By Sally Greenberg, NCL Executive Director
Hurrah for Elizabeth Warren! The new Senator from Massachusetts is shining a bright light on so-called financial regulators from her perch on the Senate Banking Committee. This past week Warren asked officials from the Comptroller of the Currency (OCC) and the Federal Reserve to provide information to the public and the Committee.
These two federal agencies – each with responsibility for overseeing financial institutions – proved pathetically unwilling and unable to protect the public during the financial meltdown of 2008.
Warren and banking committee colleagues asked Daniel Stipano of the OCC to turn over information on what happened that led to massive foreclosures in 2008. Stipano claims there is a “longstanding policy not to publish information deemed part of the bank oversight process.” Stipano also said disclosing investigative findings by outside consultants in their review of the foreclosure crisis would make “institutions less willing to be forthcoming with us” during bank examinations.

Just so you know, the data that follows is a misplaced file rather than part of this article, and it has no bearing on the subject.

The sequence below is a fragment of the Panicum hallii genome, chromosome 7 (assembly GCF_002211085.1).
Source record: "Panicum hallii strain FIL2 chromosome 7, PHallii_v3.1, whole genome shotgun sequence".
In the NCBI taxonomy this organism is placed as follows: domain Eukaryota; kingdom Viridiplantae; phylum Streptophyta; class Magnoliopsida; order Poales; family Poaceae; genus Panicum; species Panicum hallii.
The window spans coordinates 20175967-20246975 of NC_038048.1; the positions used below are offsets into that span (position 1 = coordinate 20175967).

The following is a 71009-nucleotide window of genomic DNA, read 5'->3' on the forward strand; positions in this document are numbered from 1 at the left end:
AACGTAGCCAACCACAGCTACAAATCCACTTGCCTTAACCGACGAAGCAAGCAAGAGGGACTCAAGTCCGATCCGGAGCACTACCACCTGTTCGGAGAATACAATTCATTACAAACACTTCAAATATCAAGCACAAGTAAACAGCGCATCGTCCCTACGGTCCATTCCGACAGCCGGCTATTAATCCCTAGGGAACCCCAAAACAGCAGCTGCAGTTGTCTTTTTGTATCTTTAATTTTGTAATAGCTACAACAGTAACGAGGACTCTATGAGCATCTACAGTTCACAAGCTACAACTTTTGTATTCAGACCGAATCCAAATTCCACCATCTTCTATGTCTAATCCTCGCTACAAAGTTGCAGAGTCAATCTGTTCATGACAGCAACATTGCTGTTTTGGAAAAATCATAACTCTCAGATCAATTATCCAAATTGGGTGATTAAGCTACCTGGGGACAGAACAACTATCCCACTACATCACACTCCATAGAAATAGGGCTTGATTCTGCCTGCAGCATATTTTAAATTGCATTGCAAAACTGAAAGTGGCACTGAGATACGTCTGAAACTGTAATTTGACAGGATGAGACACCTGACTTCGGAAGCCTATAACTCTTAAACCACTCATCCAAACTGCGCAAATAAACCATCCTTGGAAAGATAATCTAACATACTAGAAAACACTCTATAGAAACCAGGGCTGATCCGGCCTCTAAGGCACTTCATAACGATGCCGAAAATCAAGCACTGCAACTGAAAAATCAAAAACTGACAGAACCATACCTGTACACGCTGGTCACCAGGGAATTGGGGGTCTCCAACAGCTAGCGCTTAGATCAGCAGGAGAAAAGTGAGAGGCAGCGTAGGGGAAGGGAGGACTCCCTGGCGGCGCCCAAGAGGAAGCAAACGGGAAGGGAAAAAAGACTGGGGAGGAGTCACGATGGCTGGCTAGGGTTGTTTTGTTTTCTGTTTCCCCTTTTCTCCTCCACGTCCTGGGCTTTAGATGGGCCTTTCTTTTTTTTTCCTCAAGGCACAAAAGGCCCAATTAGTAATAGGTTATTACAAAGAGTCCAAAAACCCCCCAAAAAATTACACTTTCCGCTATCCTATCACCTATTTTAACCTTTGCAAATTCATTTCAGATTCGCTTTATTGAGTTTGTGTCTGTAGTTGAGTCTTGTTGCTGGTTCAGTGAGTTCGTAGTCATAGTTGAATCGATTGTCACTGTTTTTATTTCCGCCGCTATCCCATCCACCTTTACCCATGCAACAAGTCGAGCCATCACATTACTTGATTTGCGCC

The problem, which former FDIC Chief Sheila Bair describes in her book “Bull by the Horns,” is that these consulting firms are hired to review bank practices and paid princely sums to do so by the very banks themselves, which is a built-in bias.
PricewaterhouseCoopers told the Senate it received a whopping $425 million to conduct reviews for US Bancorp, Citigroup, and SunTrust Banks. The total amount made for conducting reviews is roughly $2 billion.
Senator Jack Reed, a great consumer champion himself, argued at the hearing that the consulting firms should be paid by the regulators instead. That’s a good idea – it does mean that tax dollars could be going to pay these fees (though there could be fund created to pay for consultant review by imposing a surtax on banks) but there are two advantages. First, the government can negotiate consultant services for much lower rates (government doesn't always strike great bargains for professional services but it often does), and second, this would remove the bias inherent in banks hiring consultants to review their practices.
One thing is clear: Senator Warren’s voice on the banking committee is proving to be the game changer consumer advocates had hoped for.